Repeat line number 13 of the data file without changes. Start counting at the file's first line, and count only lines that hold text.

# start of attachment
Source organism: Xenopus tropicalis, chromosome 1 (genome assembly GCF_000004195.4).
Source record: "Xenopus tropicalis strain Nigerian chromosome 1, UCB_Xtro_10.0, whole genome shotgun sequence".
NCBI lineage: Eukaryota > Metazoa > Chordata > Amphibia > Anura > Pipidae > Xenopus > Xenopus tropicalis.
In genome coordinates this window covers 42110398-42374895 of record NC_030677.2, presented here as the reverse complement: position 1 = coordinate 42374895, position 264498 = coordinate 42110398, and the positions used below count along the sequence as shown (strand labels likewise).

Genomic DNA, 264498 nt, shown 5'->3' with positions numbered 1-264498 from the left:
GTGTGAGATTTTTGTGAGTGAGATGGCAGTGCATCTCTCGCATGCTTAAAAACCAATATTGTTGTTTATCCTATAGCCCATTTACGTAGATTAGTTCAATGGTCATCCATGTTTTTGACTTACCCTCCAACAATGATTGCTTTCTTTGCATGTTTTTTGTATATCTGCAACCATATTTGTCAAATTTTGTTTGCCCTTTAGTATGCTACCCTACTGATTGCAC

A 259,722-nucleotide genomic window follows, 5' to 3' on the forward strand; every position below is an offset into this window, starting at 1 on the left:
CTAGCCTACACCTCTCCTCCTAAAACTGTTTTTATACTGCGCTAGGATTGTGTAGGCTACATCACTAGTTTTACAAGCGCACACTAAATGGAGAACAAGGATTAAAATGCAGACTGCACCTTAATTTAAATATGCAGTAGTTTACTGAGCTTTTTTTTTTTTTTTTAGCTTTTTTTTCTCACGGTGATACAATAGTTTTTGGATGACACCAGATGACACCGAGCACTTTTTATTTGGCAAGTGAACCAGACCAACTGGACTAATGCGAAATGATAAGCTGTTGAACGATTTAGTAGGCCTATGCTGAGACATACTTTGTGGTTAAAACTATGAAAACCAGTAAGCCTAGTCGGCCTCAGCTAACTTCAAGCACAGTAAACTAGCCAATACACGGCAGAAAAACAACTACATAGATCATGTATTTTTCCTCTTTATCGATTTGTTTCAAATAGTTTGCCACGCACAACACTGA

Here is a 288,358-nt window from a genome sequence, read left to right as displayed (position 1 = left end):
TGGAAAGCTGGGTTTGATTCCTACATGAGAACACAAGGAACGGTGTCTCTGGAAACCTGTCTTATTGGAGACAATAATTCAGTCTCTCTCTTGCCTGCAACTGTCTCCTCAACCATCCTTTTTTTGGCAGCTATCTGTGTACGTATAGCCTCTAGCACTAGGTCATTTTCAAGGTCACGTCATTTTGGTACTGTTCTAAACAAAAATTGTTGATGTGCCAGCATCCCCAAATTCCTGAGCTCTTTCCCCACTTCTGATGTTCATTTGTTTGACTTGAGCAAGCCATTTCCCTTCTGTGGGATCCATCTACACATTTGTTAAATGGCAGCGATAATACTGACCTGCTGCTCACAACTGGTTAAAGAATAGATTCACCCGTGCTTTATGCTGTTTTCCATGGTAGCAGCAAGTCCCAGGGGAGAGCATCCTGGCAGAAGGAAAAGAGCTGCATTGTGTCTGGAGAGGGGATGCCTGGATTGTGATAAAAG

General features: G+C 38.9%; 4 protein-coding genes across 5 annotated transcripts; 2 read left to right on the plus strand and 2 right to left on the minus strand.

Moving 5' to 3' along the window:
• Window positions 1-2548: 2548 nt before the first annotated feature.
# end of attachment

• Window positions 1-2548: 2548 nt before the first annotated feature.